Recreating the formula that sparked 2005’s Set Yourself on Fire, Canadian indie-rock band Stars has once again put its heart in the hands of love, heartbreak, drugs and producer Tony Hoffer. The North offers the same sense of depth and darkness that first propelled the five-piece into the limelight, but with an increased sense of awareness and age. The band has grown. The music has evolved. But the message of feeling alive despite all odds is more apparent than ever. Stars is a thinking man’s band, leading the listener down a winding road of mystic, self-medicated stories and melodies. The beauty of the band lies in the enchanting prowess of singer Amy Millan, whose call-and-answer vocals on “Do You Want To Die Together” are complimented by her falsetto-like voice on “Through The Mines.” Together, Campbell and Millan offer two distinct and breathtaking styles that combine to make a single work of art. Nothing seems rushed or misplaced. And just like releases that precede it, The North offers yet another glimpse into the minds of a band that challenges the barriers of genre and songwriting. Strip away the music and there will still be a song.—Joe Williams

42. Bettye LaVette – Thankful N’ Thoughtful
Bettye LaVette’s voice, sanded raw and consumed by emotion, is a powerful witness: strong, down and above all, real. Those attributes infuse Thankful N’ Thoughtful with a truth in being, a delivery rendered from experience that declares “I know” just by the way she squares up to the songs. Again drawing on a canon of known rock and pop songs—including Dylan, Tom Waits, Sly & the Family Stone, The Pogues and Neil Young—LaVette deepens their meaning with a slow-burn commitment to the lyrical nuance and the emotional resonance in the melodies. Just when we’re sure we know these songs, the gasoline-washed alto shows us how subtle the depths actually are. In a world where celebrities are famous for nothing and obsessions are driven by conspicuous consumption, LaVette is an anomaly. She’s done her time on the non-Motown side of Detroit, toured in Broadway’s Bubbling Brown Sugar and survived a fistful of stillborn deals; what would destroy most only made the worldly vocalist more resolved. She has the Midas throat: something that takes what we know and makes it more. On Young’s “Everybody Knows This Is Nowhere,” a threadbare rock chestnut if ever there was one, it’s a lament more than a whine, a declaration of ennui that somehow keeps its dignity. Indeed, tackling Dylan’s “Everything Is Broken,” the song of the wages of time becomes a sassy rejoinder about not getting down. This is a proud woman who’ll call it as it is, yet refuses to lose heart, hope or happiness in the face of the storm. Thankful N’ thoughtful, indeed.—Holly Gleason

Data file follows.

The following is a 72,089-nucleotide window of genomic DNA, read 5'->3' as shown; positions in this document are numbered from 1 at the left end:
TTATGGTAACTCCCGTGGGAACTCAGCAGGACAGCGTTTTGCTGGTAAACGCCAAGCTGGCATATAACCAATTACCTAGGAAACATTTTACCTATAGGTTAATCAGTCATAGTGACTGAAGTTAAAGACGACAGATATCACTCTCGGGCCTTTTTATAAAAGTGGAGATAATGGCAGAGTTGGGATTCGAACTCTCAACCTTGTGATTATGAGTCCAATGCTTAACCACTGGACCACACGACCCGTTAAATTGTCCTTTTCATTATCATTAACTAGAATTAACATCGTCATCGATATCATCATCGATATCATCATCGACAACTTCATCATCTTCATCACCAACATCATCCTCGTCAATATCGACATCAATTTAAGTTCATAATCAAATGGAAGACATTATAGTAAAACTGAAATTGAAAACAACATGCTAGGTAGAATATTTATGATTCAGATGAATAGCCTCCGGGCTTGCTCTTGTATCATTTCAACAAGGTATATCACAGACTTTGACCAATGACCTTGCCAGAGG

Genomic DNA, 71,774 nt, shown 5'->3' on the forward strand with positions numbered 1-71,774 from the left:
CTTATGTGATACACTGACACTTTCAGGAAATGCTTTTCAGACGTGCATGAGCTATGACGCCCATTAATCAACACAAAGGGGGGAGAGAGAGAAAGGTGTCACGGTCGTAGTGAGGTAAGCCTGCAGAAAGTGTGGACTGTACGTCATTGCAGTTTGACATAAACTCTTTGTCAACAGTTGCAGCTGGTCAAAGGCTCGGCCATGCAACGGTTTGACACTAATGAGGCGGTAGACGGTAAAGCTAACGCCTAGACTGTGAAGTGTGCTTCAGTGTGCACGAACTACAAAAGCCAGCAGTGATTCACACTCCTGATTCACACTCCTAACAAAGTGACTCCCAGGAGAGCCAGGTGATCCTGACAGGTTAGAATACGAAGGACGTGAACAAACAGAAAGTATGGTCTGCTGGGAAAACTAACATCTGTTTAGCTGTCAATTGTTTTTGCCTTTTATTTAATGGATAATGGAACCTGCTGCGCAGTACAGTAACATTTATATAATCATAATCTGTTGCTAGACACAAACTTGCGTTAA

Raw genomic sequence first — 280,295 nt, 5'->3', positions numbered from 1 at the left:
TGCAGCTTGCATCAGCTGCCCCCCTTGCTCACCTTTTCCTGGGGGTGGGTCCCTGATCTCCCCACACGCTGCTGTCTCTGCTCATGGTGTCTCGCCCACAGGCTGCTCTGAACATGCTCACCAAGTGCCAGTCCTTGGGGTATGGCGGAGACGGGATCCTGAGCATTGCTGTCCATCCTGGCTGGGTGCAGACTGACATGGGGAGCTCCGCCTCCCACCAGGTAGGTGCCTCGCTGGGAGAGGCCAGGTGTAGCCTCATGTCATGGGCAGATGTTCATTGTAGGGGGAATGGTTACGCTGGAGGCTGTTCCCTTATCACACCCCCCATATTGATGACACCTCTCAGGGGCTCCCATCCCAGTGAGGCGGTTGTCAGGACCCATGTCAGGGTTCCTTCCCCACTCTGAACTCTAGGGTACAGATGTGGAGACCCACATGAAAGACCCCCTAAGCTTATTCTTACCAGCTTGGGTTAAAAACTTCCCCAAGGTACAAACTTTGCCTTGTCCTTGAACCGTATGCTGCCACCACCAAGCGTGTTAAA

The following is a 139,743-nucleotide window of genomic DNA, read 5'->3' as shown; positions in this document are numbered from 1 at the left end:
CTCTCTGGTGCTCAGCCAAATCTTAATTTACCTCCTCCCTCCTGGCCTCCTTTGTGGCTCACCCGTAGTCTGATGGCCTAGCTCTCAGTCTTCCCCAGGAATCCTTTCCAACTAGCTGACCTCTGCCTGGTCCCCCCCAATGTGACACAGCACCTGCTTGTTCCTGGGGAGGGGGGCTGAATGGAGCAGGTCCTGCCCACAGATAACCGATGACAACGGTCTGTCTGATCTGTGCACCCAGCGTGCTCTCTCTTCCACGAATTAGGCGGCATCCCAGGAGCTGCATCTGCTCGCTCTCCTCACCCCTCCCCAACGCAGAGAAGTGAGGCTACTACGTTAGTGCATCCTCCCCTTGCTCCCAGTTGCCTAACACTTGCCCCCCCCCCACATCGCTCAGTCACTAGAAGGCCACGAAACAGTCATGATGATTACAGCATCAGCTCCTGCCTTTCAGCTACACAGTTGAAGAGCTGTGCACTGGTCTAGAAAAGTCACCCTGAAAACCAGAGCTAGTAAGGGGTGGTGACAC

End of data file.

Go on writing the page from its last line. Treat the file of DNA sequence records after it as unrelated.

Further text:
41. Of Monsters And Men – My Head is an Animal
Formed in Reykjavík in 2009 out of the remnants of individual members’ former solo projects, Of Monsters and Men has been a local favorite in their home country since winning a nationwide battle of the bands—Músiktilraunir—in 2010. And the band is at its best when all six instrumental and singing voices are heard. On the LP, Nanna Bryndís and Ragnar “Raggi” Þórhallsson’s harmonies and alternating vocal leads shine in tunes like opener “Dirty Paws” and “Mountain Sound.” The instrumentation, which also features melodica, glockenspiel, accordion and horn flourishes (as exemplified in “Little Talks” and the outro/reprise of “Lakehouse”) keep the band from genre pigeonholes. And the band members’ excitement—the unbridled joy of just playing together—that’s felt on each up-tempo song is simply contagious.—Hilary Saunders